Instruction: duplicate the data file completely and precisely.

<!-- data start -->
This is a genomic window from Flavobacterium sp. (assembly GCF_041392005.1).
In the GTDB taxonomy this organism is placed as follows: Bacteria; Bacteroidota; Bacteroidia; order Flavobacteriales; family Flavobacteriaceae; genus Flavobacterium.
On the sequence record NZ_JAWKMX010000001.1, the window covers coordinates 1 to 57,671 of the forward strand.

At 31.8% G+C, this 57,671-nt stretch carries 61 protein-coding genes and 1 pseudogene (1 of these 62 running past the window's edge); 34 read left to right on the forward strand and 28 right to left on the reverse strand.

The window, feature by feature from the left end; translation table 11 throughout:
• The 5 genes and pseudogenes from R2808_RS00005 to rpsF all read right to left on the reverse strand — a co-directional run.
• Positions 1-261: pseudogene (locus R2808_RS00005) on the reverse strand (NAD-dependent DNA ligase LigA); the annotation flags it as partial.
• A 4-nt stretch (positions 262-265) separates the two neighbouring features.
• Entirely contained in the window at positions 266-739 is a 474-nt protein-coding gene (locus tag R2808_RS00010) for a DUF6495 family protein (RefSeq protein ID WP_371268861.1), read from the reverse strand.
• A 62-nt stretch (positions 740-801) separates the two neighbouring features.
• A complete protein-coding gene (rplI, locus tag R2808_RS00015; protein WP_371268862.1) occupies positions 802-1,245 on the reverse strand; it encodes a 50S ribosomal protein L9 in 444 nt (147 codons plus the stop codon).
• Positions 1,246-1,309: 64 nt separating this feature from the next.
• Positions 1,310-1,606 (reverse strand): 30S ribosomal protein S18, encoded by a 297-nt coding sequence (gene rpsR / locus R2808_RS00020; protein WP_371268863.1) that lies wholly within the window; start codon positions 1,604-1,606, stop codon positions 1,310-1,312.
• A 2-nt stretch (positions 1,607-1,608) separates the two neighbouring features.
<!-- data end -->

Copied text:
This is a genomic window from Flavobacterium sp. (assembly GCF_041392005.1).
In the GTDB taxonomy this organism is placed as follows: Bacteria; Bacteroidota; Bacteroidia; order Flavobacteriales; family Flavobacteriaceae; genus Flavobacterium.
On the sequence record NZ_JAWKMX010000001.1, the window covers coordinates 1 to 57,671 of the forward strand.

At 31.8% G+C, this 57,671-nt stretch carries 61 protein-coding genes and 1 pseudogene (1 of these 62 running past the window's edge); 34 read left to right on the forward strand and 28 right to left on the reverse strand.

The window, feature by feature from the left end; translation table 11 throughout:
• The 5 genes and pseudogenes from R2808_RS00005 to rpsF all read right to left on the reverse strand — a co-directional run.
• Positions 1-261: pseudogene (locus R2808_RS00005) on the reverse strand (NAD-dependent DNA ligase LigA); the annotation flags it as partial.
• A 4-nt stretch (positions 262-265) separates the two neighbouring features.
• Entirely contained in the window at positions 266-739 is a 474-nt protein-coding gene (locus tag R2808_RS00010) for a DUF6495 family protein (RefSeq protein ID WP_371268861.1), read from the reverse strand.
• A 62-nt stretch (positions 740-801) separates the two neighbouring features.
• A complete protein-coding gene (rplI, locus tag R2808_RS00015; protein WP_371268862.1) occupies positions 802-1,245 on the reverse strand; it encodes a 50S ribosomal protein L9 in 444 nt (147 codons plus the stop codon).
• Positions 1,246-1,309: 64 nt separating this feature from the next.
• Positions 1,310-1,606 (reverse strand): 30S ribosomal protein S18, encoded by a 297-nt coding sequence (gene rpsR / locus R2808_RS00020; protein WP_371268863.1) that lies wholly within the window; start codon positions 1,604-1,606, stop codon positions 1,310-1,312.
• A 2-nt stretch (positions 1,607-1,608) separates the two neighbouring features.